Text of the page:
Authors: Jan Harman
Tags: #Science Fiction & Fantasy, #Fantasy, #Coming of Age, #New Adult & College, #Paranormal & Urban, #Teen & Young Adult, #Romance, #Paranormal & Fantasy
Olivia straight home,” Shade said, his tone uncompromising.
at Bradley’s party. I said we’d get there around nine,” Trent argued.
male voices said firmly.
shoulders slumped. He held out his hand to help me out of the truck. “Since
this was just a scare gone too far, we’re going to the party,” I said, testing
a theory. Trent’s expression brightened then fell flat as he looked past me.
Claire and tell her they’re coming,” Shade ordered as though he had the
authority to do so.
“Tell Claire she
is having trouble putting weight on her leg. The knee might be swollen,” Shadow
said, betraying the extent of my injury.
I’m sure everything is fine. But I’d be remiss in my duties if I don’t make
sure you get your leg checked out. I know your aunt would feel better if you
were safe at home,” Officer Mason said, employing his professional voice.
I opened my
mouth to tell them to stop interfering. Shade spoke first.
Shadow and I should be heading out. They can follow us to the
“But I’m already
late for . . . fine,” Shadow grumbled.
I expected an
argument out of Trent. Instead, he waited silently while I steadied myself by
slipping my right arm around his waist. He tensed up and drew a quick breath. I
tipped my head back to look at his face.
In the shadowy lighting it was impossible to tell.
Hattie looked up
from attaching a silver beaded, snowflake onto a strand of garland in time to
catch me struggling to lift the odds and ends supply box back onto its shelf. I
almost had it until a torn flap got snagged and the darn thing refused to
budge. Shade reached over with one hand, lifted, and shoved. I nodded only
because Hattie was watching. The guy couldn’t resist a chance to prove that he
knew best. I had said I could do it. And I would have if it hadn’t hurt so much
to straighten my back after being crouched over doing inventory for the past
hour. I squeezed soundlessly past him, ignoring his sigh.
“What is wrong
with you two?” Hattie grumbled, dropping the wire cutters onto the table. “This
is the first time in over a month that you’re working an entire shift together.
Enough with the strained politeness, it’s stymieing my creative juices.”
“I didn’t say a
word,” Shade said in his defense.
If I wanted to work in the morgue, I’d have set
up shop there. I hire young folks to give this place and me life. I’ve had all
I can take of your squabbling.”
not said a word.”
on the tip of her nose. A brow cocked. She pointed at the empty spool slot.
“Sometimes it’s what’s not said that screams the loudest. You, apologize!”
it. What did you do?”
Shade shoved the
spool of wire into its slot with more force than necessary. The old, metal
stand creaked and wobbled unsteadily. “I’m not talking about this.”
“But you are,”
Hattie replied, sliding her glasses into place while Shade glowered and
threaded the wire through the overhead hook.
During the rest
of their argument, I maneuvered my way to the front of the shop. Tucked out of
sight and with luck out of the line of fire, I took extra care to be sure the
spirals in the window display were dust free.
When I’d found
out that Shade was scheduled to work the full shift, I should’ve called in sick
or said I had too much homework to come in today. Ever since he’d escorted me
into the house to explain what had happened at the maze, I’d been practically
under house arrest. No more rides alone with Trent. Aunt Claire had rearranged
her schedule, so she could drop me off at school and pick me up after work.
From now on, my dates had to be group functions. I was the victim here, yet I
was being punished, and even worse, being treated like a child.
the last spiral, I flipped on the overhead spotlights and gave the spiral a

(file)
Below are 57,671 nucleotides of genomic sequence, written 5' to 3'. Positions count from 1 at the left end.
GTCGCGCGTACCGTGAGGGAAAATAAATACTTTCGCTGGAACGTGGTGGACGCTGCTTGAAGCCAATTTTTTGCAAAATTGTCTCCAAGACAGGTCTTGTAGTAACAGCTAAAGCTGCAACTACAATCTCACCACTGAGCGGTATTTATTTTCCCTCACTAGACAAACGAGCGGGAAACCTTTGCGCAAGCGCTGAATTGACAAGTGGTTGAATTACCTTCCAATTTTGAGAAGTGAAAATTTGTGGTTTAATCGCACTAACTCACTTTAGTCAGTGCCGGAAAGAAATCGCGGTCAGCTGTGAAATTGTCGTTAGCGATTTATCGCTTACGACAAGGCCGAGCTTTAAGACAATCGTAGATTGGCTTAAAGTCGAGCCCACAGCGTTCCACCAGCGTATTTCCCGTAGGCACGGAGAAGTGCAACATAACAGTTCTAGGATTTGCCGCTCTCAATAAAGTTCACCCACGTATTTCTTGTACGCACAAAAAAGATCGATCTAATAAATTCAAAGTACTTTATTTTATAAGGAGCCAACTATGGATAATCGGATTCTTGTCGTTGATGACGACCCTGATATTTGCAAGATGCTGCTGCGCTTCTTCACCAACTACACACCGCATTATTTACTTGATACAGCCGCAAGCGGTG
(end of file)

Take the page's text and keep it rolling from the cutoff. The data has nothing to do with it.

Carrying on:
twirl. Prisms cast bobbing rainbows around the window display and out onto the
snow covered sidewalk. The duster slipped out of my hand. I barely registered
Shade calling out that he was leaving for the hardware store or the slamming of
the back door. A silver Chevy Cobalt was parked in one of the angled slots just
outside the shop. The driver, the police detective who’d come by the hospital
several times during my recovery, motioned for me to come out of the store. I
blew out a soft breath.
taking my break,” I shouted, not bothering to wait for her reply.
smiled and rolled down the passenger window.
That wind is bitter. Get in out of the storm.”
inside and turned one of the vents straight at my face. “What are you doing
“I’m in Denver
for a conference. You were pretty out of it those times we spoke when you were
in the hospital. Sometimes with trauma cases like yours, details surface with
the passage of time. I’ve got a few leads on your parents’ case that I need
your help clarifying. I tried calling to give your aunt a heads up, but I kept
getting the answering machine. I figured I’d pop over and do it in person. Good
thing I saw you head in to work while I was cruising the street.”
watching the store for the past hour? I rubbed my arms and watched the snowplow
in the side mirror. “Come into the shop, Hattie won’t mind. Aunt Claire should
be here soon to pick me up. You can follow us out to the house or better yet
meet us at the diner you passed coming into town,” I said, speaking fast,
reaching for the door handle.
“It’s not her
that I want to talk to, not yet,” he said his tone foreboding. He shifted into
reverse and peeled out of the spot, tires flinging snow. “Buckle up.”
Where are we going? I thought we were waiting for my
He shook his
head. “Kid, do you have any idea how much it cost to stay in a suite in a four
star downtown Washington, D.C. hotel? While you were touch and go after the
accident, your aunt racked up quite the bill.”
“So, she sold
several of her paintings to pay for my care. Turn right at the stop sign the
manor is—” He blew through the intersection, speeding recklessly on snow packed
streets. I reached into my pocket then
cell phone. “Turn around,” I demanded, gripping the seatbelt harness like a
life raft, my nails biting into my palms.
“Not until you
hear a few key facts. You’ll thank me later. Relax, kid. We’ll chat at the
wayside park by the mini golf. When I’m done, it’ll be your choice Denver or
Spring Valley,” he said, pulling onto the highway that bordered the town. “It
took some doing, but a buddy of mine in the FBI traced the money trail. For
starters, did you know your family’s brownstone was bought and paid for by a
dummy corporation and that not a dime of your aunt’s painting proceeds paid for
your care or her lavish suite? Just how well do you know your aunt?”
been great to me. I’m sure she can clear this up,” I replied as the mini golf
came and went. “You missed the park. That’s okay; you can turn around at the
green truck was in the lot. I saw him leaning across his seat, speaking to a
woman through the passenger window. We drove past the first entrance just as